Course details

A Levels ABB Other entry requirements
UCAS code QL33
Duration 3 years
Fees and additional costs Home students Overseas students Fee status help
Related subjects English Language and Linguistics Sociology

Any questions?

Undergraduate admissions team
School of English
Telephone +44 (0) 114 222 0236

School of English

1st for research environment
Research Excellence Framework 2014

Course description

Studying English language and sociology together gives you a unique insight into how language has developed over time and its place in society. You'll learn how to apply analytical skills and concepts to the study of human language. You'll also examine issues such as discrimination, globalisation, religion and belief, feminism and modernity.

As a dual honours student, you'll divide your studies between the School of English and the Department of Sociological Studies. Choice and flexibility are at the heart of our teaching, which means you can pursue and develop your own interests. At every level, there is a wide variety of modules to choose from. You will be taught by world-leading experts from both departments.

You'll be required to take a minimum number of credits within both departments each year, but how you choose to divide your modules after this is up to you: split your modules evenly between English and sociology, or choose to weight your degree in favour of one subject or the other.

Your English language modules will develop the skills and knowledge you need to become a successful linguist. You'll study the fundamentals of linguistic theory - syntax, semantics, phonetics, phonology - and apply these to a huge array of real-life contexts, exploring the relationship between language and gender, discourse, history and place.

In your sociology modules, you'll explore concepts of community, identity and welfare, and study a range of topics such as crime and deviance, digital health, surveillance, race and racism, new genetics and masculinities.

Research is central to the student experience here in Sheffield. All our teaching is informed by the latest findings, and all our students have the opportunity to carry out their own research project as part of their degree. Outside of your degree, there are many opportunities to develop your interests, insights and critical faculties.

Modules: what you study and when

About dual honours and major/minor degrees

Financial help from the University - bursaries

If you're a UK student, you could be entitled to a University bursary. A bursary is the same as a grant - you don't have to pay it back.

How our bursary scheme works

Entry requirements

Qualification Grades
A Levels ABB + evidence of interest in language and linguistics, demonstrated through the Personal Statement
A Levels + additional qualifications BBB + B in a relevant EPQ
International Baccalaureate 33 + evidence of interest in language and linguistics, demonstrated through the Personal Statement
BTEC DDD in a relevant subject + evidence of interest in language and linguistics, demonstrated through the Personal Statement
Scottish Highers AAABB
Welsh Baccalaureate + 2 A Levels B + AB + evidence of interest in language and linguistics, demonstrated through the Personal Statement
Access to HE Entry requirements for mature students
Other qualifications Other UK qualifications
Other EU/international qualifications
Other requirements
  • General Studies is accepted
  • You must demonstrate that your English is good enough for you to successfully complete your course. For this course we require: GCSE English Language at grade 4/C; IELTS grade of 7.0 with a minimum of 6.5 in each component; or an alternative acceptable English language qualification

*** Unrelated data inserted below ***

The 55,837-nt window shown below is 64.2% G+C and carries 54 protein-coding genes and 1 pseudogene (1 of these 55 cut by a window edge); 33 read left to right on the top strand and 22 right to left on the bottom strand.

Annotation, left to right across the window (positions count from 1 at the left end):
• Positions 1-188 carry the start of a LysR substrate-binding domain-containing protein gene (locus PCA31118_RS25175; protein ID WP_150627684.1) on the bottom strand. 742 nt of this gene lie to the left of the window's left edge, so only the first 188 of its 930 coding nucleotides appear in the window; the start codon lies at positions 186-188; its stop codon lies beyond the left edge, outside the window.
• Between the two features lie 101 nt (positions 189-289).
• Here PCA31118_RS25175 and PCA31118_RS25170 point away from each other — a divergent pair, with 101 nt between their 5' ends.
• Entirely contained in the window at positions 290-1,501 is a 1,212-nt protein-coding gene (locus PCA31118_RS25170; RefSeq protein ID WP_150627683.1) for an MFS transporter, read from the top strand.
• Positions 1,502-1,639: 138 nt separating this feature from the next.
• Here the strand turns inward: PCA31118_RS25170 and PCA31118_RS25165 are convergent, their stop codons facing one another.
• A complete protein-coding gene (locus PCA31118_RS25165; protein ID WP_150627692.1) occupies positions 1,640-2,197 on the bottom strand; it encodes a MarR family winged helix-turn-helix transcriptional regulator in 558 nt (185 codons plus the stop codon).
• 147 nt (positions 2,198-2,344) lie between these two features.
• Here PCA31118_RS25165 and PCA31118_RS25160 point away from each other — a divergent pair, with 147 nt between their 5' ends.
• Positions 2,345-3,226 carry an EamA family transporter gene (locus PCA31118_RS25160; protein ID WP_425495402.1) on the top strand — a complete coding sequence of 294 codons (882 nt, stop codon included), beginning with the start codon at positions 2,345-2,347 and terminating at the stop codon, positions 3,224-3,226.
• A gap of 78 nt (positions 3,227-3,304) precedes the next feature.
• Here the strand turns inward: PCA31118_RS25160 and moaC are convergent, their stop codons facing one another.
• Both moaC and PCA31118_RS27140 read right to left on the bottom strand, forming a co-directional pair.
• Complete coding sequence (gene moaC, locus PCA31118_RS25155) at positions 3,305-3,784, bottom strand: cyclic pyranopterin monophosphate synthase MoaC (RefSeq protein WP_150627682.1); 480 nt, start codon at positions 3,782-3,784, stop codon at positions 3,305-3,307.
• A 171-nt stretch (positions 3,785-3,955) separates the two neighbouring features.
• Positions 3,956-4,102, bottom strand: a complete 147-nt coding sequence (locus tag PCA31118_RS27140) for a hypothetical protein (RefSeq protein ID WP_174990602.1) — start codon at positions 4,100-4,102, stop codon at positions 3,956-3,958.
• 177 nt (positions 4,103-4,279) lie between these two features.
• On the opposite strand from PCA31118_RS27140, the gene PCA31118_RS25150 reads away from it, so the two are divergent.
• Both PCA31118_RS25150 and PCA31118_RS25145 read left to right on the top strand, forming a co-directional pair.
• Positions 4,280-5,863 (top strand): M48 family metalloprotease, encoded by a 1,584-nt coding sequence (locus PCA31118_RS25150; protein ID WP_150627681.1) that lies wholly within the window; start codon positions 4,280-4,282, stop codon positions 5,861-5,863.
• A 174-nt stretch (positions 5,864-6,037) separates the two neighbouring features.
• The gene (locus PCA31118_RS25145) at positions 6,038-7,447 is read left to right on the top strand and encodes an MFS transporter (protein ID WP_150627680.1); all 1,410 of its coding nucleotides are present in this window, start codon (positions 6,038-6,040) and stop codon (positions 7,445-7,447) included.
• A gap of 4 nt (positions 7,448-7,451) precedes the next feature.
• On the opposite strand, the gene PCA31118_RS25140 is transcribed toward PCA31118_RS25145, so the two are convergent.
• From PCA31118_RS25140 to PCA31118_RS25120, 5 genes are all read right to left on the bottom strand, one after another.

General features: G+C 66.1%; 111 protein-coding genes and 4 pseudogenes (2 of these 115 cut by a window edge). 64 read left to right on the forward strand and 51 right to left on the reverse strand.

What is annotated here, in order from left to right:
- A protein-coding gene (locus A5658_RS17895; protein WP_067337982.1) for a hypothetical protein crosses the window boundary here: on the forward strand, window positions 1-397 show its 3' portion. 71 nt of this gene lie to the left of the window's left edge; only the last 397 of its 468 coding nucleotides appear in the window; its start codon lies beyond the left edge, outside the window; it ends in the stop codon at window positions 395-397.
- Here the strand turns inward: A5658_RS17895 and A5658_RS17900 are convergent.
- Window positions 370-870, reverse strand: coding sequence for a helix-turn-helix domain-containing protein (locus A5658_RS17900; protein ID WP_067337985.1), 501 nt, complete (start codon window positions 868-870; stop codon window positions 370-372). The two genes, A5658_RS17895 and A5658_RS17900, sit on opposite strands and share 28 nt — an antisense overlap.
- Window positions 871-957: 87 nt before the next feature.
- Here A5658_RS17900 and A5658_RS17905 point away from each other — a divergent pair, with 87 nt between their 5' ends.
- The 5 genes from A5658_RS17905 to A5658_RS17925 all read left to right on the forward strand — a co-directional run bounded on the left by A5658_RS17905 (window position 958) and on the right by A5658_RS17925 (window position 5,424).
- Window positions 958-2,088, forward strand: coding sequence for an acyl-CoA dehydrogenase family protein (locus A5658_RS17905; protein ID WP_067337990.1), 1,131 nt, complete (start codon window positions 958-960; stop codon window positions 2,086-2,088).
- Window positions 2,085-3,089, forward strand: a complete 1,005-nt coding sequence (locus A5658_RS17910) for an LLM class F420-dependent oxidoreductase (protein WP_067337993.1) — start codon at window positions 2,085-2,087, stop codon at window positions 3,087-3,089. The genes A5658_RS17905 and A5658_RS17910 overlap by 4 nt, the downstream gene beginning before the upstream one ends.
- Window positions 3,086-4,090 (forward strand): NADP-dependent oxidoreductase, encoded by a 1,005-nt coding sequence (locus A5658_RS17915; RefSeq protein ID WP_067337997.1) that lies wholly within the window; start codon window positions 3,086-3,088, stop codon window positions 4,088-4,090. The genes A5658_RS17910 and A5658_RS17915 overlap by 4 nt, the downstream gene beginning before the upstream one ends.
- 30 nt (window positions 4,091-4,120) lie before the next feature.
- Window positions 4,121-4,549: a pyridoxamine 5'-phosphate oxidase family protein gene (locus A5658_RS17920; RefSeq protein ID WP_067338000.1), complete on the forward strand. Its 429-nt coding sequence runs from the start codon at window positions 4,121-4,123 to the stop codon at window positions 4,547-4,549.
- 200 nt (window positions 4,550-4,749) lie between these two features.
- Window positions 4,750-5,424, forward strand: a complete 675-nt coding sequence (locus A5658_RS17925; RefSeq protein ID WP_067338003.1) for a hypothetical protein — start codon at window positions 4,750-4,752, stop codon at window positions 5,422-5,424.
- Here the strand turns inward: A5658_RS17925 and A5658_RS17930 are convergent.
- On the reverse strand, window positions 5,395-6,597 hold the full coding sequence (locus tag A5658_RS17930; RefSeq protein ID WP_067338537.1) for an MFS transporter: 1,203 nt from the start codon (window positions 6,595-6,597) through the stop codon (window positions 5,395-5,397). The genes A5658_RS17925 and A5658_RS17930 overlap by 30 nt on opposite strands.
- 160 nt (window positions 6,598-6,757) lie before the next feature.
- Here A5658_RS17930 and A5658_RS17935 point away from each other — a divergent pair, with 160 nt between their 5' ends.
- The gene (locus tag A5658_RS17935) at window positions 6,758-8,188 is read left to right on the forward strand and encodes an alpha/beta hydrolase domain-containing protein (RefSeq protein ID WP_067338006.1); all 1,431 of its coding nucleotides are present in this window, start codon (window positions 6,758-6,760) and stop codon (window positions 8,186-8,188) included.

• Equivalent English language qualifications
  • Access Sheffield - find out if you're eligible for additional consideration or an alternative offer
If you have any questions about entry requirements, please contact the department

Modules - what you study and when

The modules listed below are examples from the last academic year. There may be some changes before you start your course. For the very latest module information, check with the department direct.

Course information on School of English website

Department of Sociological Studies website

First year

Core modules:

Classical Sociological Theory
Exploring Classical Social Thought Seminars
Introduction to Social Research
The Sociological Imagination Seminar
The Sociology of Everyday Life
The Sounds of English
The Structure of English

Optional modules:

Early Englishes
History of English
Linguistic Theory
Practical Stylistics
Varieties of English
Gender, Sexuality and Society
Introducing Criminology
Social Divisions Seminar
Understanding Inequality
Welfare Politics and the State

Second year

Core modules:

Sociological Theory and Analysis

Optional modules:

A Sense of Place: Local and Regional Identity
Big Data:Language & Digital Corpra
Crime, Justice and Social Policy
Digital Media and Social Change
Dynamics of Social Change and Policy
Exiles and Monsters: An Introduction to Old English
First Language Acquisition
Global Perspectives on Family Change and Continuity
Historical Linguistics
Men, Feminism and Gender relations
Social Problems: Policy and Practice
Sociology of Work
The History of Persuasion
The Sociology of Crime and Deviance
Understanding 'Race' and Migration
Writing the Real

Third year

Optional modules:

Advanced Phonetics
Advanced Syntax
Conversation Analysis
Dialect in Literature and Film
Digital Health
Digital Identities
Experiments in Digital Story-Telling
Extended Essay in Sociology
Extended Essay in Sociology
Historical Pragmatics
Intimacy and Personal Relationships
Language and Gender
Language attitudes, perceptions and regard
Narrative Style in the Contemporary Novel
Organised Crime & Illicit Markets
Perspectives on inequalities
Protest, Movements and Social Change
Psychology of Language
Queer Theory and the Media
Research Practice
Social Media, Data and Society
Sociolinguistics Project